to create a public impression, which stipulates that, their interests and those of the subordinate group, are the same when they try to achieve their own desires. Conflict theorists view the level of crime in a society as a result of one group having the ability to control the other group.
Radical criminology theory holds that crime is caused by social and economic factors in the society (Bohm, 2010). It states that in a society, the interests of the ruling class over rule the interests of the society as a whole. The theory bases on instrumental Marxism, which looks at crime being caused by inequalities in the society. In that, the decisions that benefit the society are made by considering the ruling class and not the whole society (Hagan, 2011). The theory describes crime not as competition for power position and wealth, but rather as denial right to food and shelter, human self-respect and self-determination (Bohm, 2010). It explores the exploitation of human rights to cause pain and worthlessness (Siegel, 2012).
Conflict criminology differs from radical criminology in the sense that the latter is more specific in identifying on a crime (Bohm, 2010). While conflict criminology narrows to the relative powerlessness as a cause of crime, radical criminology focuses on the political and economic setup of the society. Conflict criminologists argue that power in the society is exercised differently by groups who are in control, unlike radical criminologists who believe that power in the society is not in the hands of a particular ruling class. Radical criminology revolves around the social structure of a society while conflict criminology maintains that conflict is an outstanding factor in all societies (Hagan, 2011).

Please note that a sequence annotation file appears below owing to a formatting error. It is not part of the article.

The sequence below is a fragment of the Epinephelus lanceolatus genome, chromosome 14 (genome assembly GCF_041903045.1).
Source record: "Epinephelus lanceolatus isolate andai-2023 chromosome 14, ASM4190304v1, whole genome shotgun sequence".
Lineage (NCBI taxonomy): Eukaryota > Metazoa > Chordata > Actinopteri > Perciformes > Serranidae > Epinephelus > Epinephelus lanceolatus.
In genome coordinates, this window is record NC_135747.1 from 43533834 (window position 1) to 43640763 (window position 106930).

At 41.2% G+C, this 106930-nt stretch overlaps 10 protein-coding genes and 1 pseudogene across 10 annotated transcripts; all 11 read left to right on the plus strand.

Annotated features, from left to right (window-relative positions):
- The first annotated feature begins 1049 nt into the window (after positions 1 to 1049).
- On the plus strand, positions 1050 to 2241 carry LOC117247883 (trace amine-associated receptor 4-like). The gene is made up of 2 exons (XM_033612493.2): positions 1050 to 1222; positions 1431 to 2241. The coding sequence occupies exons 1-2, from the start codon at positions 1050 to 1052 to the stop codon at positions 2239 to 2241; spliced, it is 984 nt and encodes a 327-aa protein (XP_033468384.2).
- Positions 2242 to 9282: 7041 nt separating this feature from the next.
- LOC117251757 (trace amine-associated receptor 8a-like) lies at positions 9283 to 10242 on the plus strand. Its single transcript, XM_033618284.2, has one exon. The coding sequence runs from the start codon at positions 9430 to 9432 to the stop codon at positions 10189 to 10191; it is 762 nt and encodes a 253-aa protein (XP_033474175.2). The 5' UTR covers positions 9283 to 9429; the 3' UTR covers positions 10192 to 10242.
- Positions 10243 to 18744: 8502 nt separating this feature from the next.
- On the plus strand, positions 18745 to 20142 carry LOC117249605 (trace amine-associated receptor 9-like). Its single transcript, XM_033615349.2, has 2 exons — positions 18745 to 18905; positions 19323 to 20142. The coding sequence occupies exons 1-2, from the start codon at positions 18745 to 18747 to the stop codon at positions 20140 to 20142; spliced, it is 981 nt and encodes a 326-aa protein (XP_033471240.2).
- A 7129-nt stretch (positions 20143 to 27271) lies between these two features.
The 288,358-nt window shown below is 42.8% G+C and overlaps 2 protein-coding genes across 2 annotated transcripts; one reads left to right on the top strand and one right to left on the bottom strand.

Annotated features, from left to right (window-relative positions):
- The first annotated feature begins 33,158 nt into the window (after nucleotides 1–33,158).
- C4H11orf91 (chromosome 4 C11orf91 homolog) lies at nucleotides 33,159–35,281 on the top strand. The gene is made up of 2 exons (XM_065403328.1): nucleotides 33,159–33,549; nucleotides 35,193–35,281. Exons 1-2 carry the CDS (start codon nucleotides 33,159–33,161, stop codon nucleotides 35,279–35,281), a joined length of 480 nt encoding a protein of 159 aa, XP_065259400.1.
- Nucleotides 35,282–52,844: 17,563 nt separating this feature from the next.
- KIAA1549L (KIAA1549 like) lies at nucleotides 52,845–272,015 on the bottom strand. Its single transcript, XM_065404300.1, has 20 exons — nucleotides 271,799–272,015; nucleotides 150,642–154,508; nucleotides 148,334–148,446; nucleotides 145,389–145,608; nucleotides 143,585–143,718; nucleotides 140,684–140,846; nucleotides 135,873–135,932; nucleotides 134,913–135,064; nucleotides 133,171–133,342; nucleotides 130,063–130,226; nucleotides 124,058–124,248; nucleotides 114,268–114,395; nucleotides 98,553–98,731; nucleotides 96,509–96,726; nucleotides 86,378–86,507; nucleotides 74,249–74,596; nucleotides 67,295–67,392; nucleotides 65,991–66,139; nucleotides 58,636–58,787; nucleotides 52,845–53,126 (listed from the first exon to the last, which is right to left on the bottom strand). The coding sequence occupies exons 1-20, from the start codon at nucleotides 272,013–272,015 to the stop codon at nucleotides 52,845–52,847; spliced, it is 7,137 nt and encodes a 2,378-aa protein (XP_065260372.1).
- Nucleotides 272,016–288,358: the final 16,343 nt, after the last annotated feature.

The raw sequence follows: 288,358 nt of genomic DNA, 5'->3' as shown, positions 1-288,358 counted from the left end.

Peace making criminology defines crime as part of the various forms of violence that cause suffering and misery to humans. Crime is likened to racism, battles, and prejudice that contribute to human despair (Dekeseredy, 2013).